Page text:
EL1920 phthalocyanine spectra

Spectral measurements from blue and grey-blue areas of “EL 1920.” Curve A – light blue (over green layer); Curve B – background blue; Curve C – gray-light blue.

Spectroscopy – A Mobile Art

Vis-NIR reflectance spectroscopy is a nondestructive technique capable of quickly and accurately characterizing pigments for the purpose of art authentication. The portability of modular reflectance systems like those from Ocean Optics is uniquely suited to in situ studies of large artworks like frescoes, and allows this technique to be brought directly to the private art collector.

Not only can the results of spectroscopic analysis provide guidance on date of artwork creation, but they can also identify restored areas versus original ones. Most importantly, portable spectroscopy can provide a definitive answer to the question previously reserved for only the most discriminating art expert: real or fake?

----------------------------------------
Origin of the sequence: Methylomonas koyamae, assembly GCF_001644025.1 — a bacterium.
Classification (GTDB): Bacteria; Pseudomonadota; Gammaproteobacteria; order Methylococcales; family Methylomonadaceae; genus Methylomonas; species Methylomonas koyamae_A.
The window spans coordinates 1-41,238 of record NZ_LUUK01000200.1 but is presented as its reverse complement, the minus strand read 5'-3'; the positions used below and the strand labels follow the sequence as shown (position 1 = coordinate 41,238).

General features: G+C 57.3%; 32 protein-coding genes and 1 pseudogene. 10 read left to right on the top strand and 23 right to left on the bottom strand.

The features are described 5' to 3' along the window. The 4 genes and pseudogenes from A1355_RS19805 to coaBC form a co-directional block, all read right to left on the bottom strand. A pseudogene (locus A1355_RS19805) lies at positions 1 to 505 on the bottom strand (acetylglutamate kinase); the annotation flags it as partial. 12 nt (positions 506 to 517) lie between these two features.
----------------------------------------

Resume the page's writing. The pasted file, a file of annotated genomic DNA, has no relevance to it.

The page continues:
References

Wallace, John. “Ocean Optics’ LIBS Technology Spots Fake Antiques.” http://www.laserfocusworld.com/articles/2010/08/ocean-optics-libs.html. Laser Focus World, 11 Aug. 2010. Web.

Lukačević, Igor, and Dragana Rajković. “Non-invasive Analyses of Ancient Ceramics Colorants.” Croatica Chemica Acta 88.1 (2015): 53-58.

Blažek, Jan, et al. “M3art: A Database of Models of Canvas Paintings.” Digital Heritage. Progress in Cultural Heritage: Documentation, Preservation, and Protection. Springer International Publishing, 2014. 176-185.

4 Poldi, G., and S. Caglio. “Phthalocyanine identification in paintings by reflectance spectroscopy. A laboratory and in situ study.” Optics and Spectroscopy 114.6 (2013): 929-935.